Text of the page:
* Now known as “Comrade Zelma,” Stasova was the granddaughter of the architect to the Emperors Alexander I and Nicholas I and daughter of a noble lawyer who worked in the Senate, a herald at Alexander II’s coronation: she had much in common with those cultured nobles Lenin and Krupskaya. She knew Stalin from Baku and was a specialist in secret work, often involved in keeping Party funds. Stasova was so humourless and prissy that Stalin laughed at her. She later became one of Lenin’s secretaries. After Lenin’s death, when Krupskaya opposed him, Stalin half jokingly threatened to appoint Stasova as his widow instead. She did not seek high office after Lenin’s death, almost disappearing, one of the very few Old Bolsheviks to survive the Terror. She emerged as a revered antique in Khrushchev’s reign, living on into Brezhnev’s, and dying in 1966.

* The nine - year - old son of a Moscow Bolshevik remembered how a Caucasian came to visit his father. The father was out, so the Caucasian tenderly chatted to the child. As he was leaving, the Caucasian sharply slapped the boy’s face then said, “Don’t cry, little boy. Remember, today Stalin [or whichever name he was then using] talked to you!” When the boy told his parents, they were angry and baffled until they heard of this mountain custom in Georgia: when a prince visited a village family, the peasant would slap his son across the face and say, “Remember today this Prince visited our house.”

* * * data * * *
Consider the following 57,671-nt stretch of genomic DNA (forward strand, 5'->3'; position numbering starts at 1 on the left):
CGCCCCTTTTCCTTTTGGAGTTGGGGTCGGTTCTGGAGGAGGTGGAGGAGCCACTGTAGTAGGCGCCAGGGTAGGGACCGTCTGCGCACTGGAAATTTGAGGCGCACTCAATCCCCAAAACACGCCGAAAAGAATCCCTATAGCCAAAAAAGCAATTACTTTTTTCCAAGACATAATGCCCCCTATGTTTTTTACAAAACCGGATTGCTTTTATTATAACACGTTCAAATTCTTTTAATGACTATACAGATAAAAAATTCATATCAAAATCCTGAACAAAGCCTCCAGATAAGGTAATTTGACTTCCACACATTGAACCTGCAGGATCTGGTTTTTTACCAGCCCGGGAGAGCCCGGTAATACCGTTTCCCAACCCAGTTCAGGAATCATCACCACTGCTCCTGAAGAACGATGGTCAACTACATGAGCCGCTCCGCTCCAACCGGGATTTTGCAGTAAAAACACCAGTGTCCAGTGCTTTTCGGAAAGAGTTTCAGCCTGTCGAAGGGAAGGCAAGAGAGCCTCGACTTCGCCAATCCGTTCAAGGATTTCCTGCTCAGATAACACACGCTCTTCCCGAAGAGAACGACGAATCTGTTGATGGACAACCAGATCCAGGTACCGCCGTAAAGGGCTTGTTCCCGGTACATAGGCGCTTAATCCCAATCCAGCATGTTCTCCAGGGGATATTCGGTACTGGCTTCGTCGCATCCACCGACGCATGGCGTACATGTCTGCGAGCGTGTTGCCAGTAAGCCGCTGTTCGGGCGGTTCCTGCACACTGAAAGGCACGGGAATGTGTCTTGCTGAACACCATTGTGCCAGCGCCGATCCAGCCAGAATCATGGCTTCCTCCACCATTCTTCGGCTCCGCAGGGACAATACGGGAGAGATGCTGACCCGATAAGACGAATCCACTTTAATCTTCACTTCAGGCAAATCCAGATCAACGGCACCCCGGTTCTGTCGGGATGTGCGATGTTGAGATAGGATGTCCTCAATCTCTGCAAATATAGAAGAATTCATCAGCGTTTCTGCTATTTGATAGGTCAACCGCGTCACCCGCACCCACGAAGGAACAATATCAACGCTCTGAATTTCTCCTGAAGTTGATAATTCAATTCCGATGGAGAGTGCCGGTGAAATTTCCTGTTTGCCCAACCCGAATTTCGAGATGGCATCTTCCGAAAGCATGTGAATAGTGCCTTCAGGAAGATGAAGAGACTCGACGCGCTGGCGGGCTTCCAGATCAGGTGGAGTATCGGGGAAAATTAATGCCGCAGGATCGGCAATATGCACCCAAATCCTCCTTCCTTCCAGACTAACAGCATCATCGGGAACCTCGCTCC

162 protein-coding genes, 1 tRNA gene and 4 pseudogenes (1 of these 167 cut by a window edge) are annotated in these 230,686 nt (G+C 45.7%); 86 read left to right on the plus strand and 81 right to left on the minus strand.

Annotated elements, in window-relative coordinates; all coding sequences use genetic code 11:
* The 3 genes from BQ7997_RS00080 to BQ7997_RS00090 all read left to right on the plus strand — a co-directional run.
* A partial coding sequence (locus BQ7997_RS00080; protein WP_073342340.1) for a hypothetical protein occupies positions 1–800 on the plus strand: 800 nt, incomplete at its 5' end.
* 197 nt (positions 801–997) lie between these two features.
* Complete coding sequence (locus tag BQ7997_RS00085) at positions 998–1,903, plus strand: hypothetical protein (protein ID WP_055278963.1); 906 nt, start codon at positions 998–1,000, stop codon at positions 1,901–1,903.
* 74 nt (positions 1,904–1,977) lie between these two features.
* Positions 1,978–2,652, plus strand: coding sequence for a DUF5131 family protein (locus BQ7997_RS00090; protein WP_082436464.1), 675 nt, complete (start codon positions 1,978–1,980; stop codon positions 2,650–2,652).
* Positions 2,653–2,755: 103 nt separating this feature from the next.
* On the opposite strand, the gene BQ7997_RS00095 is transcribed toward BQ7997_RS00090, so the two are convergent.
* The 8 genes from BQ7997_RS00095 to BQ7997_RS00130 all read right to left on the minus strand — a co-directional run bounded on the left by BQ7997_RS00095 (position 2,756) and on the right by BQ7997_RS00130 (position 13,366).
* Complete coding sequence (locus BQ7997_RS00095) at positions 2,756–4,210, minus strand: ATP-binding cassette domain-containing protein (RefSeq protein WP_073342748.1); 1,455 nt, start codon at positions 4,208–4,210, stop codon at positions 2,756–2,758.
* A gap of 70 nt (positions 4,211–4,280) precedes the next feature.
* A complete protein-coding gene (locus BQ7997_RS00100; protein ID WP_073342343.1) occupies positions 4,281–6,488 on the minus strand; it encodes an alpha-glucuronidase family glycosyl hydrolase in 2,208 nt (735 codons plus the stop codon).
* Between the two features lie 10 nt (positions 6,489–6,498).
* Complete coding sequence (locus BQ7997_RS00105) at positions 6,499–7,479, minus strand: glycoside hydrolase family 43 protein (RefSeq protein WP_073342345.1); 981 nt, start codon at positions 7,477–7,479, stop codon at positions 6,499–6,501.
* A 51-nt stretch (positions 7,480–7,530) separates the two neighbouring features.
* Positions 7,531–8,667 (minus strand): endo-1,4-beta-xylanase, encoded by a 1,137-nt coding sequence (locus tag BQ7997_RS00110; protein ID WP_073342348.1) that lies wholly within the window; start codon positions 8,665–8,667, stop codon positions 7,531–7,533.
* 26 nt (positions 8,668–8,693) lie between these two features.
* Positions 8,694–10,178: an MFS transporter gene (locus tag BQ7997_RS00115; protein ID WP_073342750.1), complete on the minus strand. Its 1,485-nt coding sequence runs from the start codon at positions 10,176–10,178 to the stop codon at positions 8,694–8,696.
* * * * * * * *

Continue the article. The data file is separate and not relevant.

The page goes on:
* Stalin blasted the regime of “Nicholas the Last.” The Emperor and Empress were already placing their trust in a Siberian healer and dissolute hierophant named Grigory Rasputin. Once Rasputin’s intimacy with the monarchs was known, this created a growing scandal that alienated monarchists and Marxists alike. Few knew that the little heir, Tsarevich Alexei, suffered from haemophilia. Nicholas and Alexandra increasingly believed that Rasputin alone could staunch the bleeding and ease the child’s pain. The ever - changing Interior Ministers and Okhrana directors now started using their agents to tail Rasputin and chronicle his orgies to discredit him with the Emperor. Increasingly the Empress judged her ministers by their attitude to Rasputin. Stalin wrote about him when he called the Tsar and his courtiers “destroyers of liberties, worshippers of gallows and firing - squads, thieving quartermasters, robber police, murderous secret policemen and dissolute Rasputins! . . . To complete the picture: the brutal shooting of toilers in the Lena goldfields.”